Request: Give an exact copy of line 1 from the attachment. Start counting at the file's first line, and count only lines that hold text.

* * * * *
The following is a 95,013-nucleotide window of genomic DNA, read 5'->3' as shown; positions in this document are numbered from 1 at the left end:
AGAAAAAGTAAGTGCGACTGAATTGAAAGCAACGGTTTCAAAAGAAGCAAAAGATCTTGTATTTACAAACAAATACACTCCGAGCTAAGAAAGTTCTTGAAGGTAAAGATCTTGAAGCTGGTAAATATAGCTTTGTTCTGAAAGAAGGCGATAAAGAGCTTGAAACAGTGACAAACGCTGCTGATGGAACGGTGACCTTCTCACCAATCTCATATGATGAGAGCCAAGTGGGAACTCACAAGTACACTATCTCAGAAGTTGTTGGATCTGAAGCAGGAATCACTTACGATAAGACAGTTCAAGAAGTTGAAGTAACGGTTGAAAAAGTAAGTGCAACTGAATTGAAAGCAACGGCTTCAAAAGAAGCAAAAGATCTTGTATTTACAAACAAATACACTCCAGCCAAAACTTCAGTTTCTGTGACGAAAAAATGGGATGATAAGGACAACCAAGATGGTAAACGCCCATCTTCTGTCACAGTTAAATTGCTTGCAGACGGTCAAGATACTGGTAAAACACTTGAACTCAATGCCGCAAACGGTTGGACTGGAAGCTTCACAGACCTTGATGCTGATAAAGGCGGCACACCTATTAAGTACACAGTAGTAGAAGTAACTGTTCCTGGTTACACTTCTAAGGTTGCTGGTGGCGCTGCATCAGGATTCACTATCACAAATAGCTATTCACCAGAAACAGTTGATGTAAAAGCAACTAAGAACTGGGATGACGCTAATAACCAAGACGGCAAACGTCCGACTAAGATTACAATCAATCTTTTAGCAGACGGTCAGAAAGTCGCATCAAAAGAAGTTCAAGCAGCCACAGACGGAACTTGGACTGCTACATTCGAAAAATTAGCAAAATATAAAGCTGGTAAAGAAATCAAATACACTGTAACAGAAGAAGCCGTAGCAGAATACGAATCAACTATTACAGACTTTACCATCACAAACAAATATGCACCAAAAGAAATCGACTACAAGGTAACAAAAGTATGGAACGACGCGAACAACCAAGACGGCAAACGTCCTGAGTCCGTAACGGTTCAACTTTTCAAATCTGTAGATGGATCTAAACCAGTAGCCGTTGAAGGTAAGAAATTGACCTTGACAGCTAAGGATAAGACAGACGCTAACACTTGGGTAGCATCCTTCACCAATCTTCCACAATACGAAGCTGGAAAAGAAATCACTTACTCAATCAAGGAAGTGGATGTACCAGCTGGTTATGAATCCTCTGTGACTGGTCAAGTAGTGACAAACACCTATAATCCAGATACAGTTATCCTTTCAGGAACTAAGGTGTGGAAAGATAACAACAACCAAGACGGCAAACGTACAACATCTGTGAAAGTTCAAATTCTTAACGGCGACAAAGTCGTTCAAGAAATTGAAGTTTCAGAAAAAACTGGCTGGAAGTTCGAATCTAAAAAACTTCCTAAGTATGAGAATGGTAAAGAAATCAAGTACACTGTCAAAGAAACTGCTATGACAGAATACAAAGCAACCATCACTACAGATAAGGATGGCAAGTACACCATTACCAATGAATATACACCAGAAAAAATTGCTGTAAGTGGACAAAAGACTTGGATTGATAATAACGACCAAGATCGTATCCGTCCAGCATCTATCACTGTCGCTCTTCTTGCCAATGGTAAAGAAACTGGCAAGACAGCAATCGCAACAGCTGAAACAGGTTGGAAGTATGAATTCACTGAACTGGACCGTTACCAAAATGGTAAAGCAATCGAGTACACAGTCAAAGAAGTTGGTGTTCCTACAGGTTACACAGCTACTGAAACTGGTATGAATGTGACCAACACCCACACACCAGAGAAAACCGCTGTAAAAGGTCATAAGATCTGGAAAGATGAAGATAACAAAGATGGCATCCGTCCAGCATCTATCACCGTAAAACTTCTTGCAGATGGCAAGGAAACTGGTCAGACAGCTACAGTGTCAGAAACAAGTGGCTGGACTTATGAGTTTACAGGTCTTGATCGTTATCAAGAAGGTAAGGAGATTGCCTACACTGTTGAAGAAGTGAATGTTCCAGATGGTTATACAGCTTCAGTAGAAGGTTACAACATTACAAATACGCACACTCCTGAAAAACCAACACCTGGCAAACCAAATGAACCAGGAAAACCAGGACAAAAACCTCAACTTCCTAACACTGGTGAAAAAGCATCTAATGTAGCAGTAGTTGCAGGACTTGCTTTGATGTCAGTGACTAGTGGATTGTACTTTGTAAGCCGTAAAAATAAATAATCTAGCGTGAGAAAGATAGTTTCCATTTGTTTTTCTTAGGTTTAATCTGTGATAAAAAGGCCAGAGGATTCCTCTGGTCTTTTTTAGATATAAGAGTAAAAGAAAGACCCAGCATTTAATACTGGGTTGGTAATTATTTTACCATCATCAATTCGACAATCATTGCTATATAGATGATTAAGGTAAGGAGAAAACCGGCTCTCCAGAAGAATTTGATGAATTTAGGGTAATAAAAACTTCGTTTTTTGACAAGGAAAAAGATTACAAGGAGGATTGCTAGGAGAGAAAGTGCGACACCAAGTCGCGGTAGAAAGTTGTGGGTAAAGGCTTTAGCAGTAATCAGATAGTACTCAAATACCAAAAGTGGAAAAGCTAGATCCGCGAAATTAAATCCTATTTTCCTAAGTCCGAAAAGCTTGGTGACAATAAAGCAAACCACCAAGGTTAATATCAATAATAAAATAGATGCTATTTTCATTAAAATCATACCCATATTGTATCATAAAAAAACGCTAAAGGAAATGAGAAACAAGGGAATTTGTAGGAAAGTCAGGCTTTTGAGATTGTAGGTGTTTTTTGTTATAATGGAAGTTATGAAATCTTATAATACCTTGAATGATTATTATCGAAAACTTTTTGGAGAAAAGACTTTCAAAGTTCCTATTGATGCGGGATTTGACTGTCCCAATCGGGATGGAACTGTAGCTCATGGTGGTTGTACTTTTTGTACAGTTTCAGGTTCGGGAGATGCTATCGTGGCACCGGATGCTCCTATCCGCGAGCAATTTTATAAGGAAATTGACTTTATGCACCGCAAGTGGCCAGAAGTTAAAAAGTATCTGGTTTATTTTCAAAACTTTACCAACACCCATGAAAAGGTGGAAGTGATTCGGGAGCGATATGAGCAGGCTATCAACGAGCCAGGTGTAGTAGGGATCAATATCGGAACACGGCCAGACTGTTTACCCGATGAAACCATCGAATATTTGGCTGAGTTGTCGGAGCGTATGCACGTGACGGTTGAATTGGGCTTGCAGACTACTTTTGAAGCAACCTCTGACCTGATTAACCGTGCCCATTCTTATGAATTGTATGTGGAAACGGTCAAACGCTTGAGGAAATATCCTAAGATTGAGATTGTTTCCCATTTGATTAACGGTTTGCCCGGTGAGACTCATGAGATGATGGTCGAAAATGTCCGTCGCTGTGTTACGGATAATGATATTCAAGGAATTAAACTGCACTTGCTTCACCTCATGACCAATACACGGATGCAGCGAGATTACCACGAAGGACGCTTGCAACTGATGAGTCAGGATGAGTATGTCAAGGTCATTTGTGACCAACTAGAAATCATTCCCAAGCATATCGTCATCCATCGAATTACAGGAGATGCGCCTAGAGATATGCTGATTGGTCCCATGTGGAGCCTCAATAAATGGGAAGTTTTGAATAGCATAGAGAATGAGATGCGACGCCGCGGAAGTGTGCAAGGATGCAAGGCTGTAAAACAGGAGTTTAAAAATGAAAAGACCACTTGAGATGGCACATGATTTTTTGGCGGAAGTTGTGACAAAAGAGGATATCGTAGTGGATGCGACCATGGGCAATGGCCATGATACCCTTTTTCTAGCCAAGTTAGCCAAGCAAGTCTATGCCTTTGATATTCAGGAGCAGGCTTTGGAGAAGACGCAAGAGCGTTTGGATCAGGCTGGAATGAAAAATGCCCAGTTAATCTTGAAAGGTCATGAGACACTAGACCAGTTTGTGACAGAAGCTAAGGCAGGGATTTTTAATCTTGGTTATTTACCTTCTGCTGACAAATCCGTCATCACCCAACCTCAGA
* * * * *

The following is a 95,013-nucleotide window of genomic DNA, read 5'->3' as shown; positions in this document are numbered from 1 at the left end: